If you have a network analyzer, you are very fortunate. This is the ideal (if somewhat expensive) device for tunning a probe. You want to set it up in single port mode to display the S11 parameter in either linear or log magnitude mode. The choice of linear or log is a preference, but I prefer linear for probe tuning. Set the sweep to cover you nucleus of choice +/- maybe 5 MHz. As you get closer to resonance, you can probably narrow this down to +/- 2 MHz or even narrower for a cryoprobe. The display should show a dip that you want to centre on your resonance frequency and make as as low as possible. The dip should go below about 5 % in linear mode (or ~ 30 dB down in log mode). Usually, you can get it to virtually 0 in lin mode or 50-60 dB down in log mode - unless you have a salty sample :-)
The "gotcha" to this method is that most spectrum analyzers are rather large magnetic devices containing a hard drive. I believe that your magnet is an unshielded 800, so you will need a fairly long cable to connect the analyzer to the probe. You certainly want to keep the analyzer outside the 1 mT line and preferably outside the 0.5 mT line. This can make the display difficult to see while tuning the probe. A solution to this problem is to connect a remote display to the analyzer and have that display closer to the magnet/probe. Most LCD displays will tolerate much higher fields than the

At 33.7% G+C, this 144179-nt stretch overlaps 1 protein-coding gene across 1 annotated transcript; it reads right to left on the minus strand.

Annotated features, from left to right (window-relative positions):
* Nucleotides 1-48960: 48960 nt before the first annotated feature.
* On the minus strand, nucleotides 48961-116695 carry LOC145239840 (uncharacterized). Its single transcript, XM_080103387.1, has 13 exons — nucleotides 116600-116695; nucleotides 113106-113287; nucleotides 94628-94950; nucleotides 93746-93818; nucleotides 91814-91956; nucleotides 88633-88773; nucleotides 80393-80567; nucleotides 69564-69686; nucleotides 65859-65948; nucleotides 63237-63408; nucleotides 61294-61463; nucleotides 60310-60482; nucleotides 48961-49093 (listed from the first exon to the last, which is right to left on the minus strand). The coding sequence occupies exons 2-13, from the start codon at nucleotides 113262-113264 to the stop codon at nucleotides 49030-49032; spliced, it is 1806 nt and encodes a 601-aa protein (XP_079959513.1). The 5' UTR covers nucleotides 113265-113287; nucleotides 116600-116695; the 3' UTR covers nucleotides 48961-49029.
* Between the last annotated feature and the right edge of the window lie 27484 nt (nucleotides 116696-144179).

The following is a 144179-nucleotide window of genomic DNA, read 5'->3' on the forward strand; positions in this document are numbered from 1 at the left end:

analyzer and are mostly plastic. Our Agilent analyzer has a standard 15 pin display connector, but older analyzers may not. I know people who use this sort of approach with the spectrometer host computer for magic angle setting or probe tuning with "wobb" (qtune) on high field magnets.
I know of one place (Morris Instruments) that has a small portable analyzer that can work near high field magnets. This unit is a sweep generator with a reflection bridge and not a true network analyzer, so it may not be the unit of choice for probe/filter design and construction. However, it is a fraction of the price of an Agilent or Rhode & Schwartz network analyzer, and will do a perfectly good job of routine probe tuning.